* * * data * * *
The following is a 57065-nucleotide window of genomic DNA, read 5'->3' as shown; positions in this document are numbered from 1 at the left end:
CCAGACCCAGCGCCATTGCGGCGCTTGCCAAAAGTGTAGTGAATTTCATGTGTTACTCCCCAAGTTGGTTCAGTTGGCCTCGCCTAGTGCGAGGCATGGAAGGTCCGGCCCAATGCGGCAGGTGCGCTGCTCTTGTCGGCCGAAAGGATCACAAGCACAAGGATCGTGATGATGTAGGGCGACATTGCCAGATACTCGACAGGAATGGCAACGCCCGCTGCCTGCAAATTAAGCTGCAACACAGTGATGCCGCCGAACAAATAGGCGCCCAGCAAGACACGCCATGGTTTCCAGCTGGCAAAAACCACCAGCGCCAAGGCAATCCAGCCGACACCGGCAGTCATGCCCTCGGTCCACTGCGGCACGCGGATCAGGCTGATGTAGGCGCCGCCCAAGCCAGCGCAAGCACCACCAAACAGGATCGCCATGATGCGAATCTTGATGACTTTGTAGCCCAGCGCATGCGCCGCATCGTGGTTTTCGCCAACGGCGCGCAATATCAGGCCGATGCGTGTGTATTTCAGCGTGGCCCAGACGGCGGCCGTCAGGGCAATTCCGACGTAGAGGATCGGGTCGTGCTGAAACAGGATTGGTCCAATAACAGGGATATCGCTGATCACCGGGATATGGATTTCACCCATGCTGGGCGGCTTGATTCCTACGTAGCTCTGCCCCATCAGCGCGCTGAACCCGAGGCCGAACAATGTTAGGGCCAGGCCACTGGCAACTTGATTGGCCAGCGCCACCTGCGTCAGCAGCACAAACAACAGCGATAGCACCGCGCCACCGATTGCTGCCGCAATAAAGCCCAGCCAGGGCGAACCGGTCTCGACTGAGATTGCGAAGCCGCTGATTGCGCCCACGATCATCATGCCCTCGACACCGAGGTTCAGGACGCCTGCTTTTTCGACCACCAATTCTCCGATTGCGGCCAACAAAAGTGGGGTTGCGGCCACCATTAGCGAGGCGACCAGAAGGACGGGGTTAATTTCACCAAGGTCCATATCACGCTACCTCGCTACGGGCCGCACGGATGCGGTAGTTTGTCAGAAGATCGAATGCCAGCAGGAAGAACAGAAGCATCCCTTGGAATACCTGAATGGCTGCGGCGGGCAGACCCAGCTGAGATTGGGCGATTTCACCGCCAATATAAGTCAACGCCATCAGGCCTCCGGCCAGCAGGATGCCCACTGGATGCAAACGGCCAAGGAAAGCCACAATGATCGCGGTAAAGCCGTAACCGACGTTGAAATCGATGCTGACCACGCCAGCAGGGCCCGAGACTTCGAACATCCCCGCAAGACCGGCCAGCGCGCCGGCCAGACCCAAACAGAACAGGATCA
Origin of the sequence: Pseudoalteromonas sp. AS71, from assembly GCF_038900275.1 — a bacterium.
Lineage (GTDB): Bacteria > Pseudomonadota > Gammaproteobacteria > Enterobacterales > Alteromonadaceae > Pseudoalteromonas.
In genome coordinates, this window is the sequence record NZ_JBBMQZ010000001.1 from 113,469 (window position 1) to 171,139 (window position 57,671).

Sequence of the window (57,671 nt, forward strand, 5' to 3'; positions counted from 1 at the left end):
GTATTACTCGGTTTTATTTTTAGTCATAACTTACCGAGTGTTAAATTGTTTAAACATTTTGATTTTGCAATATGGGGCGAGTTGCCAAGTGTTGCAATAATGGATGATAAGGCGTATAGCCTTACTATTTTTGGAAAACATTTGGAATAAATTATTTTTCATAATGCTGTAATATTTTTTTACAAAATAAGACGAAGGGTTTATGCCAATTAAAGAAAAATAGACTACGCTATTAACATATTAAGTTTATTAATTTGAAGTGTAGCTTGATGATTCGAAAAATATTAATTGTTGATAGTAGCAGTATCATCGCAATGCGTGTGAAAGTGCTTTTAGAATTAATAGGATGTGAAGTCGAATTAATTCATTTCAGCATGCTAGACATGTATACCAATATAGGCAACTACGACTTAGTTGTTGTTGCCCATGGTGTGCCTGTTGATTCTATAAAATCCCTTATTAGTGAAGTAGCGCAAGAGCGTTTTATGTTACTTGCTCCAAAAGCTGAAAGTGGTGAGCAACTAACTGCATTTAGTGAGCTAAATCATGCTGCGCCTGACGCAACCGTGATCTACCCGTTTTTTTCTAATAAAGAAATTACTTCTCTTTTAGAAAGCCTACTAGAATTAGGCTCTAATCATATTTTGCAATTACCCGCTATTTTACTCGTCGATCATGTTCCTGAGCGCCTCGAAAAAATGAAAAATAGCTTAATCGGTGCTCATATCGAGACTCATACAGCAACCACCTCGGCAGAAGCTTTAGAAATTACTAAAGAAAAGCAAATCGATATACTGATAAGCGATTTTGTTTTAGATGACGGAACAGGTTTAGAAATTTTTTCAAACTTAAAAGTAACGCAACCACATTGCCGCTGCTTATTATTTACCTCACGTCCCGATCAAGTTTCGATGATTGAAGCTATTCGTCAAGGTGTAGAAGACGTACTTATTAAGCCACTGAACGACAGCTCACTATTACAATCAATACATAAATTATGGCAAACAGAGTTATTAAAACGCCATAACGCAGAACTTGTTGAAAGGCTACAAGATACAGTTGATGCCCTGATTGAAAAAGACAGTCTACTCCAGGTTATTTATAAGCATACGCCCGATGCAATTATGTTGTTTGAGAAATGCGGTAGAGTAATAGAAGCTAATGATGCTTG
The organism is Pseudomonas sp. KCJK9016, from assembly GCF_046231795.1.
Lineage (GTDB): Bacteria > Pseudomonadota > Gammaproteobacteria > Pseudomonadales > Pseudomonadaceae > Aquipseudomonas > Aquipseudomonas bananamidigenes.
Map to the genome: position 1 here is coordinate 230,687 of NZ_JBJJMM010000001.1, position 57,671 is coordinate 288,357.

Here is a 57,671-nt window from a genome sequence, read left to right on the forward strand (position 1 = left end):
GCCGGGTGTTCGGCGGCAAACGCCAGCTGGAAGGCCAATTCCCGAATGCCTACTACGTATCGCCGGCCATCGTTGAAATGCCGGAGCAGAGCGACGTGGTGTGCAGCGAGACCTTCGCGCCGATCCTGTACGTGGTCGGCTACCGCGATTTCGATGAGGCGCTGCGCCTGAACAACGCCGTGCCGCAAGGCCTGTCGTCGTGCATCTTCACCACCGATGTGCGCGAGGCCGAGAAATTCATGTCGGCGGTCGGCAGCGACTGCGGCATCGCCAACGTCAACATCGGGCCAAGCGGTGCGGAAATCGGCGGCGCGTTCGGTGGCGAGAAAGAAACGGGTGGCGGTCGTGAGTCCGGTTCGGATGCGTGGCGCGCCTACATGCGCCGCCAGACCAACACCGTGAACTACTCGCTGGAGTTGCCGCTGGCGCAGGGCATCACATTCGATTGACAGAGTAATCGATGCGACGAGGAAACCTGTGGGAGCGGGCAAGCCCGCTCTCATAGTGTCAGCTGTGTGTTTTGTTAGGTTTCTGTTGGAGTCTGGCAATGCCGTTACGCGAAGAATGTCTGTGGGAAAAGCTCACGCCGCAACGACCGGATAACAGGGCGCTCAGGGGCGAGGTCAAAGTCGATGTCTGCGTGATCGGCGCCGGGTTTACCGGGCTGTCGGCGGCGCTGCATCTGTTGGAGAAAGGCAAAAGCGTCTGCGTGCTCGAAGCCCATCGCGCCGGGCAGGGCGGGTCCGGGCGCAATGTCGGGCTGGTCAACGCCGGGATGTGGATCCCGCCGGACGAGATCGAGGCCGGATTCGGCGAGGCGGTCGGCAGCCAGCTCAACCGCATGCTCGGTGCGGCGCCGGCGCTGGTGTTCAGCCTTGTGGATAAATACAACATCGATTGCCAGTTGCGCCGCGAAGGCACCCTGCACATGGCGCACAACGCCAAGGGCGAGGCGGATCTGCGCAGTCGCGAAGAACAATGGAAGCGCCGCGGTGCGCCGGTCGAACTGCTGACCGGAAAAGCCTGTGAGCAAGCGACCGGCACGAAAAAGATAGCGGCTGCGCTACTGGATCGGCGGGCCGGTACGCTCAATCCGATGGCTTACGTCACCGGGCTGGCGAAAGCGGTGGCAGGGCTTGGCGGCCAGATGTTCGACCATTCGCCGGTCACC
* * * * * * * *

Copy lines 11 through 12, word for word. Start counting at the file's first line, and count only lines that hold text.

Here is a 57,671-nt window from a genome sequence, read left to right on the forward strand (position 1 = left end):
GCCGGGTGTTCGGCGGCAAACGCCAGCTGGAAGGCCAATTCCCGAATGCCTACTACGTATCGCCGGCCATCGTTGAAATGCCGGAGCAGAGCGACGTGGTGTGCAGCGAGACCTTCGCGCCGATCCTGTACGTGGTCGGCTACCGCGATTTCGATGAGGCGCTGCGCCTGAACAACGCCGTGCCGCAAGGCCTGTCGTCGTGCATCTTCACCACCGATGTGCGCGAGGCCGAGAAATTCATGTCGGCGGTCGGCAGCGACTGCGGCATCGCCAACGTCAACATCGGGCCAAGCGGTGCGGAAATCGGCGGCGCGTTCGGTGGCGAGAAAGAAACGGGTGGCGGTCGTGAGTCCGGTTCGGATGCGTGGCGCGCCTACATGCGCCGCCAGACCAACACCGTGAACTACTCGCTGGAGTTGCCGCTGGCGCAGGGCATCACATTCGATTGACAGAGTAATCGATGCGACGAGGAAACCTGTGGGAGCGGGCAAGCCCGCTCTCATAGTGTCAGCTGTGTGTTTTGTTAGGTTTCTGTTGGAGTCTGGCAATGCCGTTACGCGAAGAATGTCTGTGGGAAAAGCTCACGCCGCAACGACCGGATAACAGGGCGCTCAGGGGCGAGGTCAAAGTCGATGTCTGCGTGATCGGCGCCGGGTTTACCGGGCTGTCGGCGGCGCTGCATCTGTTGGAGAAAGGCAAAAGCGTCTGCGTGCTCGAAGCCCATCGCGCCGGGCAGGGCGGGTCCGGGCGCAATGTCGGGCTGGTCAACGCCGGGATGTGGATCCCGCCGGACGAGATCGAGGCCGGATTCGGCGAGGCGGTCGGCAGCCAGCTCAACCGCATGCTCGGTGCGGCGCCGGCGCTGGTGTTCAGCCTTGTGGATAAATACAACATCGATTGCCAGTTGCGCCGCGAAGGCACCCTGCACATGGCGCACAACGCCAAGGGCGAGGCGGATCTGCGCAGTCGCGAAGAACAATGGAAGCGCCGCGGTGCGCCGGTCGAACTGCTGACCGGAAAAGCCTGTGAGCAAGCGACCGGCACGAAAAAGATAGCGGCTGCGCTACTGGATCGGCGGGCCGGTACGCTCAATCCGATGGCTTACGTCACCGGGCTGGCGAAAGCGGTGGCAGGGCTTGGCGGCCAGATGTTCGACCATTCGCCGGTCACC